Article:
Why Women are Leaving Good Paying Jobs

Another poll reveals women are stressed over their inability to find fulfillment at work and home.

How do women strike the right work/life balance

This summer, American women told pollsters they felt it was impossible to have it all – a good job and a good home life. Last week, it appears they were proven right: 1 in 5 women in another poll said they were abandoning good-paying jobs for lower-paying ones – because the latter were less stressful.

The new poll was conducted by a training company called Fierce, and its CEO called it “a critical business issue.”

“Successful leaders simply can’t optimally compete if one out of every five talented women in their organization is walking out the door because of inadequate work/life balance,” Halley Bock said.

What makes a desired work/life balance?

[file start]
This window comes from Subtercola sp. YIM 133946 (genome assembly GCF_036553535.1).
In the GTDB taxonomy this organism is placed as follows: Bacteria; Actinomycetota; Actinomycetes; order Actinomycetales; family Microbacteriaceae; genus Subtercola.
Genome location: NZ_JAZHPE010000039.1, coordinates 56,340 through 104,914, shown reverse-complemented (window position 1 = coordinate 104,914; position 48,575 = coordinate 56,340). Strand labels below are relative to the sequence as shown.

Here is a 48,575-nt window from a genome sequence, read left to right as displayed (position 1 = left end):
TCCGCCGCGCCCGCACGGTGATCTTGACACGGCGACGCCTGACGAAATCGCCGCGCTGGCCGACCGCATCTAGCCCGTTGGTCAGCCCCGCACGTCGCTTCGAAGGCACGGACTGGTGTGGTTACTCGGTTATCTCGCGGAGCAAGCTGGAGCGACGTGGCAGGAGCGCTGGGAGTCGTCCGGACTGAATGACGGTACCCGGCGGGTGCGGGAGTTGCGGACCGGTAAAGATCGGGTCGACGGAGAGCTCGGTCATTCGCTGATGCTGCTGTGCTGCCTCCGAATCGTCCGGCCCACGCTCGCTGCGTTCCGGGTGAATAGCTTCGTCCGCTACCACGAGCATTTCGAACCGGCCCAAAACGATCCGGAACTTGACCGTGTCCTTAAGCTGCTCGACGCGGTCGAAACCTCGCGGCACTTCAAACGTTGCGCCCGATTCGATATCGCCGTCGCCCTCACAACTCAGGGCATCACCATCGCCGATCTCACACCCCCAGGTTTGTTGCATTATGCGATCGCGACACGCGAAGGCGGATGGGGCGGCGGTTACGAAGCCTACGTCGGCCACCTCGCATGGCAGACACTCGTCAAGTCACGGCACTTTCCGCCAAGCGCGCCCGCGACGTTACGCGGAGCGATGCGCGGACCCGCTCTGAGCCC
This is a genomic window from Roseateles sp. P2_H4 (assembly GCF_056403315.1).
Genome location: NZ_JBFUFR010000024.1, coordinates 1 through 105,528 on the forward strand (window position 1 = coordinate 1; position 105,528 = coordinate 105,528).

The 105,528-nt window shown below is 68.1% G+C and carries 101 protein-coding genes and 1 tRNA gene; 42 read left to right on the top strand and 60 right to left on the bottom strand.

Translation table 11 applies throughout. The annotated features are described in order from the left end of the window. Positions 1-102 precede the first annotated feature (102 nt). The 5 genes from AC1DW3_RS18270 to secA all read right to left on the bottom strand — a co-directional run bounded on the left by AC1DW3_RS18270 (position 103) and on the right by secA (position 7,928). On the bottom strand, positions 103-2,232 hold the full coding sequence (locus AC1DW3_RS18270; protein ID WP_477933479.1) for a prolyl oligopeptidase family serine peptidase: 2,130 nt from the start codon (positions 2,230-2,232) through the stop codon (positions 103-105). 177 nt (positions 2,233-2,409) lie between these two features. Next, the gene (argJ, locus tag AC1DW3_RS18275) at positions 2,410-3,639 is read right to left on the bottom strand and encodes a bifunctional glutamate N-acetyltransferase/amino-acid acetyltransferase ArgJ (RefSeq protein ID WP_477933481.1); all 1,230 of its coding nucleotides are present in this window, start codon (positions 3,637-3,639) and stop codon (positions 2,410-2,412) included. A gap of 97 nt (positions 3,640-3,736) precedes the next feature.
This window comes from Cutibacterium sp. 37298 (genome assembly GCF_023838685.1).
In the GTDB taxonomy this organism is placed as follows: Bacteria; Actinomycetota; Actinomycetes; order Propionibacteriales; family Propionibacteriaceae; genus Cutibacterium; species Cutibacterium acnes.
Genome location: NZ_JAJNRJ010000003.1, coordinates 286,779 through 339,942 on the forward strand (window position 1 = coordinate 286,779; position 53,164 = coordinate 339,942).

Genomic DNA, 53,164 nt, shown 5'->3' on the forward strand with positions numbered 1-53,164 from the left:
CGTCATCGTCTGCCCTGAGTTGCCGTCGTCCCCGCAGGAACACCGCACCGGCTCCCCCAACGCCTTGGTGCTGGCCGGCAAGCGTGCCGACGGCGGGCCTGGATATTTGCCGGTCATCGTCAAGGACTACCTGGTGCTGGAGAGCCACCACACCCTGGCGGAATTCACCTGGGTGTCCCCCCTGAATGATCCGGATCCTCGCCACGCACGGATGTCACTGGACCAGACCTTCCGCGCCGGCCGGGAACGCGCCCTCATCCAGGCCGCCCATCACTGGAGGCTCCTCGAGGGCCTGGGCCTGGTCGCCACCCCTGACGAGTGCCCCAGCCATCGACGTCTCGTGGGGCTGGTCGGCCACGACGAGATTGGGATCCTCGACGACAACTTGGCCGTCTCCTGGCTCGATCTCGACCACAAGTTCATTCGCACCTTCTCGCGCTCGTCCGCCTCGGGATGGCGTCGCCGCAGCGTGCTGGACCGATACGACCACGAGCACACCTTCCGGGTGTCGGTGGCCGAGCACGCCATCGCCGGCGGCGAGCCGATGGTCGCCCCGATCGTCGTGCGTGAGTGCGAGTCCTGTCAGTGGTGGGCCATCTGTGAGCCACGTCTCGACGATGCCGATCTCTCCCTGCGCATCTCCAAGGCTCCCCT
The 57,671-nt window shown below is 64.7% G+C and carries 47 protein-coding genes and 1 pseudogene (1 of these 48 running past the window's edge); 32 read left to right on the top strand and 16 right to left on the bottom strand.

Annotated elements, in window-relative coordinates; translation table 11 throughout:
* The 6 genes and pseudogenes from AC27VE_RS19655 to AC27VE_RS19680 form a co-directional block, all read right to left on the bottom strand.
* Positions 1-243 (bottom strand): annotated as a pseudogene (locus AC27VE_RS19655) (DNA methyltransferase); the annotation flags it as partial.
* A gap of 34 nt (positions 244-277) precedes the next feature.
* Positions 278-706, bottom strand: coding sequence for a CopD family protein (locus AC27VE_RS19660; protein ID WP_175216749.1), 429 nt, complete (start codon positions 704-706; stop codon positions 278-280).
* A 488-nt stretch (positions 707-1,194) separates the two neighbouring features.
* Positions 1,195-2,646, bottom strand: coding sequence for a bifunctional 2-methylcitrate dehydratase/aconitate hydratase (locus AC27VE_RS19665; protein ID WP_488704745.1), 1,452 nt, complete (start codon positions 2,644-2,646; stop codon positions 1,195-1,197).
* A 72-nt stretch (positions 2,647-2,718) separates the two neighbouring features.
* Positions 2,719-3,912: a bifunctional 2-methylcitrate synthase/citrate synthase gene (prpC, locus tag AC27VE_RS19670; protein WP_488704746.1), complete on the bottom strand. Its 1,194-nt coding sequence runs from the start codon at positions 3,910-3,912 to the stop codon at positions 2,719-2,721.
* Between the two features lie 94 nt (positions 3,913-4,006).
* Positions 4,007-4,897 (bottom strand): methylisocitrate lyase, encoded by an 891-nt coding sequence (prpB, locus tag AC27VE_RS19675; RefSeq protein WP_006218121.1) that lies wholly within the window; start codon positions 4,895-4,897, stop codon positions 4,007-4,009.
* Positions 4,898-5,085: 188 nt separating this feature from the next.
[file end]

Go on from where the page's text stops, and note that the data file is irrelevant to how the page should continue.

According to the survey, 83 percent cited “a fulfilling relationship with a partner.” Interestingly, “having enough personal time” came in last at 27 percent.

The older a women gets the less important her career becomes: 72 percent of women 18-29 years old “cite career satisfaction as the most important attribute to Having It All.” But only 55 percent of women 45-60 years old feel the same.

What else is bothering working women?

A study in late July found only 1 in 4 working women believe they’re successful. “Working women have much more pressure on them now than in the past,” says April Lewis, Director of Communications at Consolidated Credit. “Between raising kids, being a breadwinner and a wife it’s a lot to juggle and still feel like your effective. But there are financial strategies women can use to improve their outlook on their careers and home life.”

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